Today saw both the UK Secretary of State for Environment and Prime Minister Theresa May announce an extension of the tax on carrier bags, hot on the heels of the "latte levy" and amid a chorus of calls to reform Extended Producer Responsibility (EPR) in the UK, including from us. It is encouraging to see the sustainability impacts of production and consumption on the agenda at the highest level, in the mainstream media and provoking significant debate in public. What we now need is action.
In her speech today, Theresa May announced the publication of the 25 year plan to improve the environment. We need to see a meaningful and strategic framework, one that really focuses on building sustainable production and consumption into the UK economy, provides businesses with the confidence to invest and create green jobs in uncertain times and manages the burden of any costs equitably.
When responding to public concern around very specific topics like carrier bags and coffee cups associated with the plastic challenge, it is very easy to focus on "putting the fire out" rather than the fundamentals. While action on these pressing issues is necessary, they can be a distraction from the wider and more practical, yet perhaps less attention grabbing, structures of governance and drivers of behaviors related to sustainable production and consumption in the UK.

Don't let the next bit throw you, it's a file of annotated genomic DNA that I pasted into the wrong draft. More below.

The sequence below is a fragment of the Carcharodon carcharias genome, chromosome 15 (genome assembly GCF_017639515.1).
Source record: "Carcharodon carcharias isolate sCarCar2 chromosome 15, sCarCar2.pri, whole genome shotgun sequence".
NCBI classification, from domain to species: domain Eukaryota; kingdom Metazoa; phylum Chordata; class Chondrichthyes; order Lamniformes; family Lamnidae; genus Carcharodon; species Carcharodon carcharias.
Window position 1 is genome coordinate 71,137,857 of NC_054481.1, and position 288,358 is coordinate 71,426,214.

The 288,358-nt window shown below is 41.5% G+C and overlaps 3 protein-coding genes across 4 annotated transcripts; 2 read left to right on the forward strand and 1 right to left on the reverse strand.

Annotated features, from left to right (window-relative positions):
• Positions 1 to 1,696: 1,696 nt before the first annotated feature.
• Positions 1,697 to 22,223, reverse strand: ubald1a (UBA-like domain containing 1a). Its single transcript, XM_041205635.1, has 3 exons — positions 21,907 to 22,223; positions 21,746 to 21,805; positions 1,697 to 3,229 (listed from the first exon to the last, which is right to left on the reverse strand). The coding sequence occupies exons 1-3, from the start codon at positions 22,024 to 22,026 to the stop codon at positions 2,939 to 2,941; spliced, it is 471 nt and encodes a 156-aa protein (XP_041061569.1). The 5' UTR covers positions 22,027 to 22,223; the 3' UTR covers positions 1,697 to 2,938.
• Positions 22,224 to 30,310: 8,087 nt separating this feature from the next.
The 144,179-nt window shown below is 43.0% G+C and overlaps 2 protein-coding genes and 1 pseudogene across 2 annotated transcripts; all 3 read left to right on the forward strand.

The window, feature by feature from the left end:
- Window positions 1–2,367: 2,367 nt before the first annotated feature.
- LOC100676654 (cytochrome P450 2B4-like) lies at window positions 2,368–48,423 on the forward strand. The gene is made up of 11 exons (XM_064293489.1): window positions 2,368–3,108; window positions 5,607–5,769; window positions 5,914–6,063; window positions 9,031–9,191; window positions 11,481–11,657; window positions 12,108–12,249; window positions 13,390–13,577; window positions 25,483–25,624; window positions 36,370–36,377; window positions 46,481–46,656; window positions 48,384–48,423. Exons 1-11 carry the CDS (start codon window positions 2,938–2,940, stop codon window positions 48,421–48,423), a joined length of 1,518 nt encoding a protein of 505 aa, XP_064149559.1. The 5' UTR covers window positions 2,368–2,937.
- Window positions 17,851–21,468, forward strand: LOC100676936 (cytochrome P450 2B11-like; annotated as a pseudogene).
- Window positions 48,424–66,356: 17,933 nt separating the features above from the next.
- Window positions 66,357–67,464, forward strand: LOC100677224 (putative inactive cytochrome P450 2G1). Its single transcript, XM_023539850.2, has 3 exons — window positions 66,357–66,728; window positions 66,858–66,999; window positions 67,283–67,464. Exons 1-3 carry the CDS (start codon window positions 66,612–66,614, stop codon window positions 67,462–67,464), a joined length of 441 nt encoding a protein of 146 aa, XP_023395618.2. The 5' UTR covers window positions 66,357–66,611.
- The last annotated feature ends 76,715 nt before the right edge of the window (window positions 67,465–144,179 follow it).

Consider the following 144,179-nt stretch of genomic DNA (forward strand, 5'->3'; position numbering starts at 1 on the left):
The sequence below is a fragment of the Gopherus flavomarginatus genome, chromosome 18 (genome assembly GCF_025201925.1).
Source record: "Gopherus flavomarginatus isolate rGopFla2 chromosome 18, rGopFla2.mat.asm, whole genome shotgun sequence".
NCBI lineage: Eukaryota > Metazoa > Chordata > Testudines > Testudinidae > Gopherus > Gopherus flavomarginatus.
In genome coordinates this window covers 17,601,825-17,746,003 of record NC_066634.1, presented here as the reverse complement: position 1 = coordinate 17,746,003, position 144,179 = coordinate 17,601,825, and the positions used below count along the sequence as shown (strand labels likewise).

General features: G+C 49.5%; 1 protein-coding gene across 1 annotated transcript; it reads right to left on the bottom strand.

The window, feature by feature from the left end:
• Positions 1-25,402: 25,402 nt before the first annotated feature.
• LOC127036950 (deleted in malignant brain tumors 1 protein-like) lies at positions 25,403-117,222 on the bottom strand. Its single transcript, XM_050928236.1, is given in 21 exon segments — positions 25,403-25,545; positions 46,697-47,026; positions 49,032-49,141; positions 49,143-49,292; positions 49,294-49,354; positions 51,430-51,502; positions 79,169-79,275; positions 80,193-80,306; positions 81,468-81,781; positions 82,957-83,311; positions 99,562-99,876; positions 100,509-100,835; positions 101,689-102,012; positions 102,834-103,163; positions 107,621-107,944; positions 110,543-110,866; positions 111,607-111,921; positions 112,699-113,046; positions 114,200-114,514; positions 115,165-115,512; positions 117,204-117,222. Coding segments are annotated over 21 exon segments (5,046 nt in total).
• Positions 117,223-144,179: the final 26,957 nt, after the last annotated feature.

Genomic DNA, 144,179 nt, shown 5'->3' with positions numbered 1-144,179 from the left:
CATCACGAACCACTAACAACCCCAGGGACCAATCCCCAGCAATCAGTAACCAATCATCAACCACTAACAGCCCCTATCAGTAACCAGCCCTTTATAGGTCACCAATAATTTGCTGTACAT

Myriad legislative regimes push and pull industry through the sourcing, manufacture, distribution, retail, consumption and end of life for their products. The price of materials, energy, labour and other resources drive behaviors that can both support and detract from the sustainability agenda. New and disruptive products, business models and technologies provide both an opportunity and a risk, and our policy makers need to account for a very uncertain future. The core framework, therefore, needs to be ambitious, progressive, practical and robust.
Over the coming weeks, we'll be publishing our wishlist for a strategic framework to support the successful implementation of this plan, providing our own view on the future of more sustainable production and consumption. If you have a favoured practical action that you think should be on our wishlist, get in touch and let us know.
For further information on sustainable production and consumption, producer responsibility and product stewardship, please contact Richard Peagam or Mark Sayers, or alternatively, use our fill out form below: